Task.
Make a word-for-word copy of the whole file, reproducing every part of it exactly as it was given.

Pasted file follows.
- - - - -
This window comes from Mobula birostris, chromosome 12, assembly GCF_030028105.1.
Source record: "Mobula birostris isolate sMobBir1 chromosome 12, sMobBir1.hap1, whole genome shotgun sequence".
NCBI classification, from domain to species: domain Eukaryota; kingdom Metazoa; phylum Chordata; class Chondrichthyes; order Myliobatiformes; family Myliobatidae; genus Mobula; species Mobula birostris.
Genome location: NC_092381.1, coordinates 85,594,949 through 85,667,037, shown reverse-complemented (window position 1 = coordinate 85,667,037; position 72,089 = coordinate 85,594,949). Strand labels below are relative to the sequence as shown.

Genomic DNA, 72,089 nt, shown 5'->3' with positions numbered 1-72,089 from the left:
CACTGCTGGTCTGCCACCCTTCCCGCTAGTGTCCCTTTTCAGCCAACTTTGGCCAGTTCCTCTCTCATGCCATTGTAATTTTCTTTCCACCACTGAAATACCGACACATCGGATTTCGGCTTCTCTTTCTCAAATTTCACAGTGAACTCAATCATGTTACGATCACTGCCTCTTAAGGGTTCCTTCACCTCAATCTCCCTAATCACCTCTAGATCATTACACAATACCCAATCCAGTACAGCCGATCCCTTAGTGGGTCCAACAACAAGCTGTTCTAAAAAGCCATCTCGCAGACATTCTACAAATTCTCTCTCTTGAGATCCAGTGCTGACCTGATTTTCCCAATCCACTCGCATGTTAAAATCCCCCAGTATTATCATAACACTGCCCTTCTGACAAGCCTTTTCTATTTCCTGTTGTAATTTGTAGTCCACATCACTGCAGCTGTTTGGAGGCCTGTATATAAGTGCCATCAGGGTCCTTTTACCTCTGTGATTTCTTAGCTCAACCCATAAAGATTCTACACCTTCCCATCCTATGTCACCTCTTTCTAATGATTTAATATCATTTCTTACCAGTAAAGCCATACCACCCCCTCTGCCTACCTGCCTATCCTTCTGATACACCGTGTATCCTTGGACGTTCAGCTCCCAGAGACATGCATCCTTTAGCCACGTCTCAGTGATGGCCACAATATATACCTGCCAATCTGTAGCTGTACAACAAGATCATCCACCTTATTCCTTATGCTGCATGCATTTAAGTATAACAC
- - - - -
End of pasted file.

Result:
This window comes from Mobula birostris, chromosome 12, assembly GCF_030028105.1.
Source record: "Mobula birostris isolate sMobBir1 chromosome 12, sMobBir1.hap1, whole genome shotgun sequence".
NCBI classification, from domain to species: domain Eukaryota; kingdom Metazoa; phylum Chordata; class Chondrichthyes; order Myliobatiformes; family Myliobatidae; genus Mobula; species Mobula birostris.
Genome location: NC_092381.1, coordinates 85,594,949 through 85,667,037, shown reverse-complemented (window position 1 = coordinate 85,667,037; position 72,089 = coordinate 85,594,949). Strand labels below are relative to the sequence as shown.

Genomic DNA, 72,089 nt, shown 5'->3' with positions numbered 1-72,089 from the left:
CACTGCTGGTCTGCCACCCTTCCCGCTAGTGTCCCTTTTCAGCCAACTTTGGCCAGTTCCTCTCTCATGCCATTGTAATTTTCTTTCCACCACTGAAATACCGACACATCGGATTTCGGCTTCTCTTTCTCAAATTTCACAGTGAACTCAATCATGTTACGATCACTGCCTCTTAAGGGTTCCTTCACCTCAATCTCCCTAATCACCTCTAGATCATTACACAATACCCAATCCAGTACAGCCGATCCCTTAGTGGGTCCAACAACAAGCTGTTCTAAAAAGCCATCTCGCAGACATTCTACAAATTCTCTCTCTTGAGATCCAGTGCTGACCTGATTTTCCCAATCCACTCGCATGTTAAAATCCCCCAGTATTATCATAACACTGCCCTTCTGACAAGCCTTTTCTATTTCCTGTTGTAATTTGTAGTCCACATCACTGCAGCTGTTTGGAGGCCTGTATATAAGTGCCATCAGGGTCCTTTTACCTCTGTGATTTCTTAGCTCAACCCATAAAGATTCTACACCTTCCCATCCTATGTCACCTCTTTCTAATGATTTAATATCATTTCTTACCAGTAAAGCCATACCACCCCCTCTGCCTACCTGCCTATCCTTCTGATACACCGTGTATCCTTGGACGTTCAGCTCCCAGAGACATGCATCCTTTAGCCACGTCTCAGTGATGGCCACAATATATACCTGCCAATCTGTAGCTGTACAACAAGATCATCCACCTTATTCCTTATGCTGCATGCATTTAAGTATAACAC